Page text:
Monday, 5 November 2012

Ally Condie's "Matched"... or, go ask Ally. (review)

"One pill makes you larger and one pill makes you small.  And the ones that mother gives you don't do anything at all."
- Jefferson Airplane's "White Rabbit"

 We selected dystopian fiction for book club this month.  For me, this was pretty much like winning the genre lottery.  Next to my deep-seated love for magical realism, dystopian runs a close second in my favorite genre race.  I love the world building, I love the despotic governments, I love the underdog, (often underage) heroes/heroines, and I ESPECIALLY love that there is no guarantee of a happy ending.  When you're reading a dystopian story, anything goes.  Anything and everything could happen.  I absolutely adore the flexibility that this genre has that comes with this lack of rules.  It's not bound by the historical accuracy of westerns and historical fiction.  It is not bound by the required good feelings and happy endings of romance novels.  And most curious of all, it seems that any level of violence becomes pretty much completely acceptable if the novel is dystopian, even if the intended audience is children/teens.

So for dystopian month, I selected a book that I have been itching to read for months.  With the impeding release of Reached, I thought it would be a fantastic time to read Ally Condie's popular triology Matched, so I read the titular book of this series.

Now let me preface this review by saying I have read A LOT of dystopian works.  And while that doesn't make me an expert, it makes me an avid reader, super-huge fan, and a pretty picky clientele.  I was very intrigued by the whole premise of the mistaken match, and devoured Matched over the course of about four days (this is incredibly fast for me, I am a very slow and deliberate reader).

The first thing that I noticed about Matched is the simplicity of the language.  Now while the lack of variety in adjectives or five-point words could be annoying for the reader, I treated the level of the writing to reflect the context of the story.  The characters' restricted access to literature and other forms of expression explain the simplistic verbiage; it is written as the first-person protagonist Cassia would speak.  It is rife with simple words and short sentences which are low on detail.  But every now and then there is a sentence that will pop out as being much more complex, and these are instances where Cassia is questioning the Society.  As a result, I found this style of writing to be highly reflective of the mental state of the characters.

However, I do have to complain about the slow pace of the work.  While I still found it highly engaging, I worry that this may have been because I love the genre so much and less that I was desperate to find out about what happened next.  The story feels like it is dragging its feet a bit.  And while this was probably to allow for more character development and the progress of the relationships between Cassia, Zander and Ky, I feel like the story could have used a few less of the moments where not a lot is happening.  Apparently the pacing improves and things get a bit more fast-paced in the later books of the series (which I have on hold at the library!).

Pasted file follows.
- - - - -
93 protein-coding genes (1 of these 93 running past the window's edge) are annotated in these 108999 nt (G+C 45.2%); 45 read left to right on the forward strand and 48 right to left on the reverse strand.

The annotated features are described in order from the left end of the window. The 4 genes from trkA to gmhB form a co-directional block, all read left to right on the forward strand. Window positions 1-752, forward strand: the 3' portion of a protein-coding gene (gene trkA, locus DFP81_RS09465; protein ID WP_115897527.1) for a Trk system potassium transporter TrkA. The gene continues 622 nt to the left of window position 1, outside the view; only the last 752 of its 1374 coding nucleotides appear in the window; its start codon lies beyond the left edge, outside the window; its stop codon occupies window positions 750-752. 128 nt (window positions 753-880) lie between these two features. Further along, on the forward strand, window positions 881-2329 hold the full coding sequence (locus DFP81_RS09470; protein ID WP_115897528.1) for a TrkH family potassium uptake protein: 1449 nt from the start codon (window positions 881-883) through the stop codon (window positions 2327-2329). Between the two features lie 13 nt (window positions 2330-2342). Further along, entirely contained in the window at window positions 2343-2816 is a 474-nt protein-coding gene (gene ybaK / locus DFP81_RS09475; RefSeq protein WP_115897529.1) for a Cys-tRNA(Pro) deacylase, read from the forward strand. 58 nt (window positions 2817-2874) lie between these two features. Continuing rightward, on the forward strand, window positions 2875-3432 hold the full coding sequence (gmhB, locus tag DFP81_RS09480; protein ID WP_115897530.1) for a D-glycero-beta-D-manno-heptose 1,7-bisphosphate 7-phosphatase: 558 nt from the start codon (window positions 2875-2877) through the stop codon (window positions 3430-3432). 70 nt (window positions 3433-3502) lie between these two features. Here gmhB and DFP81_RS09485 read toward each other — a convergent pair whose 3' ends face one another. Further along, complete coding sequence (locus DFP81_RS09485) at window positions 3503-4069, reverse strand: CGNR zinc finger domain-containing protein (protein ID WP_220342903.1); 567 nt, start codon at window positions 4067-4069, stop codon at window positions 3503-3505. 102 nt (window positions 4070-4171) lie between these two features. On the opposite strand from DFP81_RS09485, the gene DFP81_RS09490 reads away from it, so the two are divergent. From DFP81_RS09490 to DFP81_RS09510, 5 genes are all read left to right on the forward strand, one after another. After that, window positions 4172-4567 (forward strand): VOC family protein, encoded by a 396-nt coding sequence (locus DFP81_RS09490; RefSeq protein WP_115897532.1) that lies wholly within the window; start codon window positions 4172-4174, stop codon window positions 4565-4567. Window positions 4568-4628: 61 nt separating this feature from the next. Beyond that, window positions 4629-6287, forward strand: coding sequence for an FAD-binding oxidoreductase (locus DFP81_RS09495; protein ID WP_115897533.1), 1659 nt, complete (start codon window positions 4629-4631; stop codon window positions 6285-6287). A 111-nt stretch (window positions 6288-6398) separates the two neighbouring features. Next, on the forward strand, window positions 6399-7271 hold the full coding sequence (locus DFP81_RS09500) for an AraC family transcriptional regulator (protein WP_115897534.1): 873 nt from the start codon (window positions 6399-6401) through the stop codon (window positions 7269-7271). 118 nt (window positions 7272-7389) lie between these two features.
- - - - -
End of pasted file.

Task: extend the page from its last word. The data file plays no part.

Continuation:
Matched reminded me of several other books that I've read.  I felt that it is a bit like a combination of Suzanne Collins' The Hunger Games, Aldous Huxley's Brave New World.  The perspective is like The Hunger Games in reverse; we see the world of the privileged city dwellers instead of the abused outliers living in rural regions.  And Brave New World came to mind because of the societal control aspects, the constant monitoring and assigned careers, as well as the plight of those marked from birth as unacceptable.

In terms of the violence that is usually found in dystopian works, I found that Matched was actually pretty non-violent and generally low-key when it came to physical threats towards the characters.  But keep in mind that this is in comparison to the hyper-violence in comparable works including The Hunger Games and Patrick Ness' Chaos Walking triology.  Much more is implied in Matched, which I think greatly compliments the aspects of the Society as being both a menace and a protector, and fits well with the bland wording as well.  The reader is not quite sure exactly what sort of fate will befall a citizen if they fall out of favor with society.  And not knowing/not seeing the evil and the violence quite as much helps to make the book that much creepier and enticing.

So in conclusion, I would say that Matched is not the scariest, nor the most violent, nor the most eloquently written dystopian fiction work that I have ever read.  But it is exceptionally well-balanced, and creates those feelings within the reader that only seem to come with dystopian works... the little worry in the back of one's mind that this could happen to us.

Watch for a follow-up review of the next book in this triology, Crossed, in the near future.

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